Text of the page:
Objective: In this study, we sought to determine whether visual analysis of high density EEG (HD-EEG) would provide similar localizing information comparable to electrical source imaging (ESI). Methods: HD-EEG (256 electrodes) recordings from 20 patients suffering from unifocal, drug-resistant epilepsy (13 women, mean age 29.1 ± 2.62 years, 11 with temporal lobe epilepsy) were examined. In the visual analysis condition, we identified the 5 contacts with maximal spike amplitude and determined their localization with respect to the underlying cortex. ESI was computed using the LAURA algorithm of the averaged spikes in the patient's individual MRI. We considered the localization “correct” if all 5 contacts were concordant with the resection volume underneath or if ESI was located within the resection as determined by the postoperative MRI. Results: Twelve patients were postoperatively seizure-free (Engel Class IA), while the remaining eight were in class IB to IV. Visual analysis and ESI showed sensitivity of 58% and 75%, specificity of 75% and 87%, and accuracy of 65% and 80%, respectively. In 70% of cases, visual analysis and ESI provided concordant results. Conclusions: Localization of the electrodes with maximal spike amplitude provides very good estimation of the localization of the underlying source. However, ESI has a higher accuracy and adds 3D information; therefore, it should remain the tool of choice for presurgical evaluation. Significance: The present study proposes the possibility to analyze HD-EEG visually, in tandem with ESI or alone, if ESI is not accessible.

Visual analysis of high density EEG: As good as electrical source imaging?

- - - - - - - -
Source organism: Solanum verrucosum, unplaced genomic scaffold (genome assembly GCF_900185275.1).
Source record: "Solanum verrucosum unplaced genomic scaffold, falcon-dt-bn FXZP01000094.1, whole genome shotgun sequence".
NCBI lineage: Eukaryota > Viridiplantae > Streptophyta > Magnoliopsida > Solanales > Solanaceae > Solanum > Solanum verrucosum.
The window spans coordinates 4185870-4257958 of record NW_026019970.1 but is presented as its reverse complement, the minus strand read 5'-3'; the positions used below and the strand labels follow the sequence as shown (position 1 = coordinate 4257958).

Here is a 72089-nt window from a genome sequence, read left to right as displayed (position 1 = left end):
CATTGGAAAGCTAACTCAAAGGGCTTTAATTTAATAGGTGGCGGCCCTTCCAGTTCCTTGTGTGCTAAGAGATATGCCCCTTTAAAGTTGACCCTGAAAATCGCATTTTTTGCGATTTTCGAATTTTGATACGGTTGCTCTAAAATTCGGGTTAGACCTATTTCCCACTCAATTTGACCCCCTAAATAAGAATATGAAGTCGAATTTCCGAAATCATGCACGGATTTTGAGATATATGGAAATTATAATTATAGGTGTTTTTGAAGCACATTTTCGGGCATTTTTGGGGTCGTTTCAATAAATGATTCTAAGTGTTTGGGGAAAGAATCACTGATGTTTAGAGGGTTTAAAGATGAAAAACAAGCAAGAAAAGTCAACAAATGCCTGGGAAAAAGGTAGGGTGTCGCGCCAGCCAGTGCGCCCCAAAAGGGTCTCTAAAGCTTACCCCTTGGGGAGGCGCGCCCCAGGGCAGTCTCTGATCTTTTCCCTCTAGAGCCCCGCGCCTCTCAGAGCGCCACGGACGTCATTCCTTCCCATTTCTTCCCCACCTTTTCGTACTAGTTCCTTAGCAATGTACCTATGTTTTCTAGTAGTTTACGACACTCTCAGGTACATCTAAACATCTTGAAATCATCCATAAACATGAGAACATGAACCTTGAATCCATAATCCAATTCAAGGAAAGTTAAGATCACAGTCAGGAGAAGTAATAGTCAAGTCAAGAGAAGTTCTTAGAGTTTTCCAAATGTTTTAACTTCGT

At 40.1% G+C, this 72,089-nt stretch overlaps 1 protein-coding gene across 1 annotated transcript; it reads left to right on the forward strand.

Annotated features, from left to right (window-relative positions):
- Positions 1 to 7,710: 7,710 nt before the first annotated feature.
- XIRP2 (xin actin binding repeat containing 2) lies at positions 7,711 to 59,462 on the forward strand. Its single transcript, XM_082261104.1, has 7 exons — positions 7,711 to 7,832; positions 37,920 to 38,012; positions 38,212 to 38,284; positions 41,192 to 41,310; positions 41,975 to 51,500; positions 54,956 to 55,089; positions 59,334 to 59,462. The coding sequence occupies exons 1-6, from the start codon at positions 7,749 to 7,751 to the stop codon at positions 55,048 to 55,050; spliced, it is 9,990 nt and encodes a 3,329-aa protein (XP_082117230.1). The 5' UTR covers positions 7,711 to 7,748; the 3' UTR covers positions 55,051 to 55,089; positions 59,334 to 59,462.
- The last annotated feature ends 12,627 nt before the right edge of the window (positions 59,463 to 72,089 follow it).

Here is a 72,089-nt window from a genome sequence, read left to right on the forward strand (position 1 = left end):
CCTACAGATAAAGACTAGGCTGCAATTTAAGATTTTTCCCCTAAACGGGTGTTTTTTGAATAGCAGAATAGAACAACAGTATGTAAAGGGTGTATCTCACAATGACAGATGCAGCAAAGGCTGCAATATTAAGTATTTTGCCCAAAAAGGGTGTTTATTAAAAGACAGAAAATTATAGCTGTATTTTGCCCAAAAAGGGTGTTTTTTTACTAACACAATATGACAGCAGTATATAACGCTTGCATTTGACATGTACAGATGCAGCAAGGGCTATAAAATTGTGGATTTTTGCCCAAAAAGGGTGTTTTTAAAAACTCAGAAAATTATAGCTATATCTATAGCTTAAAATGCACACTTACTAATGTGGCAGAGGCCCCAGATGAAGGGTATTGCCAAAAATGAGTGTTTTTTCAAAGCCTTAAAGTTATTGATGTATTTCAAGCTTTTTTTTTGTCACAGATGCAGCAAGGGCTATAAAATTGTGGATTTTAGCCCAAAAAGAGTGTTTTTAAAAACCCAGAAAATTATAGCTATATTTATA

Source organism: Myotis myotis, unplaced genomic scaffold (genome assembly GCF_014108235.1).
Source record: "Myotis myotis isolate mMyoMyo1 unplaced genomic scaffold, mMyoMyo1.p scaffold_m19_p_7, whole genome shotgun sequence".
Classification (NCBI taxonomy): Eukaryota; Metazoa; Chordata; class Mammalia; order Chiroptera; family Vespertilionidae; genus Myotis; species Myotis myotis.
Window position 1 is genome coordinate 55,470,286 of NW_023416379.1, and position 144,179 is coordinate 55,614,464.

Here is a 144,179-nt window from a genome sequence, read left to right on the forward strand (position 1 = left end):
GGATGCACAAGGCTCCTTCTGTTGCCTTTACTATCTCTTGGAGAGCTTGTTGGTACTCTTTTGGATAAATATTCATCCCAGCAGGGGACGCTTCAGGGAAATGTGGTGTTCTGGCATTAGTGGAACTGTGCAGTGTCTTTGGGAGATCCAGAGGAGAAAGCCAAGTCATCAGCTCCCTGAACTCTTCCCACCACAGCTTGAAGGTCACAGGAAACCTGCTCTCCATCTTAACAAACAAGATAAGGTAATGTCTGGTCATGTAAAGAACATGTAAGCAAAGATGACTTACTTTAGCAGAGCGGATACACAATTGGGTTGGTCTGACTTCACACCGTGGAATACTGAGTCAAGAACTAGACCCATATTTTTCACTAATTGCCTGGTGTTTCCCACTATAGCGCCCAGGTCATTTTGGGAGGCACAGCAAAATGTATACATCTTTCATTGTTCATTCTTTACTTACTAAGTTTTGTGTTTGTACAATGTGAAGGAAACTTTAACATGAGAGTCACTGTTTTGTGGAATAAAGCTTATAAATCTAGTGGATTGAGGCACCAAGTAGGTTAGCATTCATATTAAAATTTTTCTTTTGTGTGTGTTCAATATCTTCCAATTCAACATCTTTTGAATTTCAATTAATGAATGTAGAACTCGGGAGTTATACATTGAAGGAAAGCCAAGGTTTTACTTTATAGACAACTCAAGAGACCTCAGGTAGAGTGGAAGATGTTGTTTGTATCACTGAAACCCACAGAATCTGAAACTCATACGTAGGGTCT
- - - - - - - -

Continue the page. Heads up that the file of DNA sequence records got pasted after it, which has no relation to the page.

Toscano G.;Carboni M.;Manni R.;Terzaghi M.;
2020

Abstract

Objective: In this study, we sought to determine whether visual analysis of high density EEG (HD-EEG) would provide similar localizing information comparable to electrical source imaging (ESI). Methods: HD-EEG (256 electrodes) recordings from 20 patients suffering from unifocal, drug-resistant epilepsy (13 women, mean age 29.1 ± 2.62 years, 11 with temporal lobe epilepsy) were examined. In the visual analysis condition, we identified the 5 contacts with maximal spike amplitude and determined their localization with respect to the underlying cortex. ESI was computed using the LAURA algorithm of the averaged spikes in the patient's individual MRI. We considered the localization “correct” if all 5 contacts were concordant with the resection volume underneath or if ESI was located within the resection as determined by the postoperative MRI. Results: Twelve patients were postoperatively seizure-free (Engel Class IA), while the remaining eight were in class IB to IV. Visual analysis and ESI showed sensitivity of 58% and 75%, specificity of 75% and 87%, and accuracy of 65% and 80%, respectively. In 70% of cases, visual analysis and ESI provided concordant results. Conclusions: Localization of the electrodes with maximal spike amplitude provides very good estimation of the localization of the underlying source. However, ESI has a higher accuracy and adds 3D information; therefore, it should remain the tool of choice for presurgical evaluation. Significance: The present study proposes the possibility to analyze HD-EEG visually, in tandem with ESI or alone, if ESI is not accessible.
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Utilizza questo identificativo per citare o creare un link a questo documento: http://hdl.handle.net/11571/1372174
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